Nebeker, et al. attempted to assess the effects of the implementation of CPOE and other computerized medication systems on adverse drug events in a tertiary care Veterans Administration Medical Center. They used an observational study design whereby 937 out of 2,306 newly admitted patients from several hospital wards were randomly chosen and assigned to a pharmacist reviewer during a 20-week period.

TABLE 1: MET Calling Criteria

AIRWAY

If threatened

BREATHING

All respiratory arrests

Respiratory rate <5 breaths per minute

Respiratory rate >36 breaths per minute

CIRCULATION

All cardiac arrests

Pulse rate <40 breaths per minute

Pulse rate >140 breaths per minute

Systolic blood pressure <90 Hg

OTHER

Any patient you are seriously worried about who does not fit the above criteria

They reviewed complete medical records of hospital stays every other day to document adverse drug events. Not only were traditional adverse drug events identified, but harm from overdoses and/or inappropriate dose reductions or discontinuations, as well as intolerable harm from dose titration, were documented as adverse drug events. The harms caused by the drugs were considered only if the drugs were started in the hospital.

Harms were classified based on prior literature and included standards for pharmacological typology, causality assessment, error type, event terminology, drug class, seriousness index, and medication error category indexing. Additional uncommon classifications were also used, including additional resource utilization. Consensus meetings were held weekly to confirm classification of adverse drug events. Of the admissions reviewed, 483 adverse drug events were identified of which 93% were drug reactions while 7% were due to over- or underdosing. Of the drug reactions, 90% were considered dose-dependent while 10% were considered to be idiosyncratic.

Two different indexing scales were used in classifying the harms. Using the LDS Hospital Scale, it was suggested that 91% of the adverse drug events caused moderate harm while 9% caused serious harm. Using the National Coordinating Council for Medication Error Reporting and Prevention indexing, it was suggested that 87% of the adverse drug events fell into category E (requiring treatment) and 4% into category F (requiring prolonged hospitalization). Twenty-seven percent of the total adverse drug events were thought to be due to errors, including execution and planning steps. Sixty-one percent of errors occurred with the ordering mechanism while 25% of the errors occurred in the monitoring process.

This study highlighted rates of adverse drug events five to 19 times higher than baseline. The authors explained this higher-than-expected rate in part by study elements, such as the use of clinical pharmacists as reviewers, iterative case reviews, and accessible electronic data that make adverse drug events more noticeable.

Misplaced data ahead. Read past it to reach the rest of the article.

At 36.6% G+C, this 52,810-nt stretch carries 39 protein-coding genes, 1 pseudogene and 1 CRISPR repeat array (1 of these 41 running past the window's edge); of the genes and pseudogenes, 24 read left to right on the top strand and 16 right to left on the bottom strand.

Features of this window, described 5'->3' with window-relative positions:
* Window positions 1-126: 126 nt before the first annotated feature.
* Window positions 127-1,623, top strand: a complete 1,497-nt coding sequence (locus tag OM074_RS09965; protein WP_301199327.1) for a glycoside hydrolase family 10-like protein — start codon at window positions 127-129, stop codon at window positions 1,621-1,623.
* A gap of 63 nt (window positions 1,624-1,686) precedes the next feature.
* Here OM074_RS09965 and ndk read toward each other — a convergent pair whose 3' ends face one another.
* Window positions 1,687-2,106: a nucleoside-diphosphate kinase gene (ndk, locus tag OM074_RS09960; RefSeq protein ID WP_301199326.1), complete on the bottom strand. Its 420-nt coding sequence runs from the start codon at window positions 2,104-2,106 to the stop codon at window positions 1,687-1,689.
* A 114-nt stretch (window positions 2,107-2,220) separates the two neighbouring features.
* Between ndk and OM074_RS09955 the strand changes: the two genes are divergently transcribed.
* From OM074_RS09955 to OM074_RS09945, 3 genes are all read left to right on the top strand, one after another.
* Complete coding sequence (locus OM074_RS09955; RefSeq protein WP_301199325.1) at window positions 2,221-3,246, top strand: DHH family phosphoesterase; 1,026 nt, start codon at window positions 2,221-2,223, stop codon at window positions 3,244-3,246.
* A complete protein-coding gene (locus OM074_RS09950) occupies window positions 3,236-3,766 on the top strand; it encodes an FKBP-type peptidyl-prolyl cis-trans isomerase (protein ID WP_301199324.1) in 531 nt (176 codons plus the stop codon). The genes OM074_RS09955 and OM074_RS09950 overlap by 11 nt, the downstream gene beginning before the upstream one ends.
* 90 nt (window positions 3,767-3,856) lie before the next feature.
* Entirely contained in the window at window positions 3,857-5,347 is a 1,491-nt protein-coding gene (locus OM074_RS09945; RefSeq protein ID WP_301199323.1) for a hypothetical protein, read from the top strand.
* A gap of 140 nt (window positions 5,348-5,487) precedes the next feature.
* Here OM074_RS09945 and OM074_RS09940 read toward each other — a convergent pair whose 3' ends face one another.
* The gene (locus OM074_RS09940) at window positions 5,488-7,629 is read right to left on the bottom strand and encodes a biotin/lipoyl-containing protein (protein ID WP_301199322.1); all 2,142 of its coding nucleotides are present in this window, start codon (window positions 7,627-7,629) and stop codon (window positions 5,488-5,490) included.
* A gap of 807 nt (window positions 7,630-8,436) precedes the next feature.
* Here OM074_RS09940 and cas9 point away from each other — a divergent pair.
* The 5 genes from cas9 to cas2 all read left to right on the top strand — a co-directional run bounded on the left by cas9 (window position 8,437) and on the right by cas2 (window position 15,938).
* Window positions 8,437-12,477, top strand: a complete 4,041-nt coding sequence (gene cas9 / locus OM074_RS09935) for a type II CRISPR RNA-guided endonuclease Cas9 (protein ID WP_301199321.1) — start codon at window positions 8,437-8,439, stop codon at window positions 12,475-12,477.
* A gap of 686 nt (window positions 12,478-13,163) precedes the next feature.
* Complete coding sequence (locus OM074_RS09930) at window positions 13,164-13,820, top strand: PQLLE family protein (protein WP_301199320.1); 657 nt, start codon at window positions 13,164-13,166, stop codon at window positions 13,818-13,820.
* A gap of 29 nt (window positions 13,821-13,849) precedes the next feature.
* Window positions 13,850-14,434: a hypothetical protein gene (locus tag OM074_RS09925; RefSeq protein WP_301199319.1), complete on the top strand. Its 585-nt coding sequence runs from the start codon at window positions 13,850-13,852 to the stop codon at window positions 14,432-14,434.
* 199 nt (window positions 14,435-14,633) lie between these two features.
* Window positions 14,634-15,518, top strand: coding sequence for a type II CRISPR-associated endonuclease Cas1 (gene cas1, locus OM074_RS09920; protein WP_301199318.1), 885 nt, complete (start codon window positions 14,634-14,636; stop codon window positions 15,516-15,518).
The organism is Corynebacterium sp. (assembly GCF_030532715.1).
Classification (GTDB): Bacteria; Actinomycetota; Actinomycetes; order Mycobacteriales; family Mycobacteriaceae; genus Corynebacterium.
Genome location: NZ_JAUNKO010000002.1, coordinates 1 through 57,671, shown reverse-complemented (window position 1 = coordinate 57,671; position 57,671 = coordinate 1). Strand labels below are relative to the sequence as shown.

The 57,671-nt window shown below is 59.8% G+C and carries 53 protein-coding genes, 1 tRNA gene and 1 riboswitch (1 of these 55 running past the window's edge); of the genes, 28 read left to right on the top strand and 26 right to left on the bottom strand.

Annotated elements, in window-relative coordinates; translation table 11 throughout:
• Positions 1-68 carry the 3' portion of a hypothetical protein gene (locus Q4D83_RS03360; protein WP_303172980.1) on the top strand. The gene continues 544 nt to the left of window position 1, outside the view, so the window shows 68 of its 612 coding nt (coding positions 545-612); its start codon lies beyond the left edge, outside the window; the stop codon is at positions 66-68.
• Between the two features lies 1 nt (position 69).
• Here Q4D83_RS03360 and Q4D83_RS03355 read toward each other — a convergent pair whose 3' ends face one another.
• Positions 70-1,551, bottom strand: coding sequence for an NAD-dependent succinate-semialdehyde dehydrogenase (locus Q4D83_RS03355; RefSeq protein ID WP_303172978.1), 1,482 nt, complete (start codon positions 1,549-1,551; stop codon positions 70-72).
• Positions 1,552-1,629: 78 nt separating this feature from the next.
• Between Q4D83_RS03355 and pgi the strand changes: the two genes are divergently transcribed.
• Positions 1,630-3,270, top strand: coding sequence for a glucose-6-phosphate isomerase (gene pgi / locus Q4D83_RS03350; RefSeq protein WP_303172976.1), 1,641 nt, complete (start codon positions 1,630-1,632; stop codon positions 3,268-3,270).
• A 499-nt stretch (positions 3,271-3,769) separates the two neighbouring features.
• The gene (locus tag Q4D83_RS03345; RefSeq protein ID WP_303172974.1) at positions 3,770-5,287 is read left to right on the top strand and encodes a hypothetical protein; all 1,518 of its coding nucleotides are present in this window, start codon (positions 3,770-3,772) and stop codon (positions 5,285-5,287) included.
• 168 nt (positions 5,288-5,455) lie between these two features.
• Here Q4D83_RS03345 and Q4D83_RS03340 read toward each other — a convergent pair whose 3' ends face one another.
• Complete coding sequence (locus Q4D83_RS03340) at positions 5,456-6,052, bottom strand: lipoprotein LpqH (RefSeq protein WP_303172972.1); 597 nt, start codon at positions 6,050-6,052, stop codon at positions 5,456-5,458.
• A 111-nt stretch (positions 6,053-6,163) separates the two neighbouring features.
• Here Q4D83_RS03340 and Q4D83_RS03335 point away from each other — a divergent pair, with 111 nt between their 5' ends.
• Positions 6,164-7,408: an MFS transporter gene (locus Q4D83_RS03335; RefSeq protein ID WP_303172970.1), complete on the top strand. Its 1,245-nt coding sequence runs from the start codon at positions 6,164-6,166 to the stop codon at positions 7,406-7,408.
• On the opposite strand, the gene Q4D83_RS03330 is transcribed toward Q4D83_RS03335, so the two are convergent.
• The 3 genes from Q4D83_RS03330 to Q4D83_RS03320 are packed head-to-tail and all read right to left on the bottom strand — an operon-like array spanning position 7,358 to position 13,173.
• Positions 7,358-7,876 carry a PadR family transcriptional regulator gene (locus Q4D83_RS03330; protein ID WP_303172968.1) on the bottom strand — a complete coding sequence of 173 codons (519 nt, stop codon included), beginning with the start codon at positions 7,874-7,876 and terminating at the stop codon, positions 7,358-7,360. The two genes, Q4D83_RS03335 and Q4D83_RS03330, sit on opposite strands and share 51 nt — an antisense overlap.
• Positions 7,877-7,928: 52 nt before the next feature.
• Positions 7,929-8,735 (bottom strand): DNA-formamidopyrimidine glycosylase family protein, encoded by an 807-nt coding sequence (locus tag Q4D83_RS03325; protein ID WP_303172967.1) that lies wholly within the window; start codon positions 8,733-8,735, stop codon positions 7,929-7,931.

Weaknesses of this study included issues of comparability of CPOEs because there were significant feature differences among commercial software programs. In addition, this was an observational study lacking a control group. The authors felt that their study did not support the idea that the computerized patient record of the study institution had caused adverse drug events. Rather, the study supported the idea that the system increased the visibility of adverse drug events compared with a paper system. In addition, the authors recommended that the choice of CPOEs be carefully considered, with a focus on decision support features when integrated into a healthcare organization.

The Questionable Benefit of Medical Emergency Teams

Hillman K, Chen J, Cretikos M, et al. Introduction of the medical emergency team (MET) system: a cluster-randomised controlled trial. MERIT study investigators. Lancet. 2005;365:2091-2097.

Previous studies have reported that the MET system reduces the incidence of cardiac arrests, deaths, and unplanned ICU admissions. A MET is a preplanned group of healthcare practitioners who respond to acute patient deteriorations in hospitalized patients.

METs are usually identical to hospital code teams, with the exception that they respond prior to a patient’s developing cardiac arrest. This early response has been shown to significantly decrease unexpected hospital mortality in hospitals in the United States, Australia, and Great Britain. Even though the system has been reported since 1995, few hospitals have knowledge of or experience with METs.

Unexpected hospital deaths and cardiac arrests are often preceded by clinical warning signs. In addition, unplanned ICU admissions may be foreshadowed by abnormalities in the patient’s vital signs that may progress if appropriate interventions are not undertaken. METs assess patients with abnormal physical findings or when there is a concern about the patient’s condition. These patients have findings that may precede a serious event or cardiac arrest, but otherwise don’t meet existing criteria to call a code.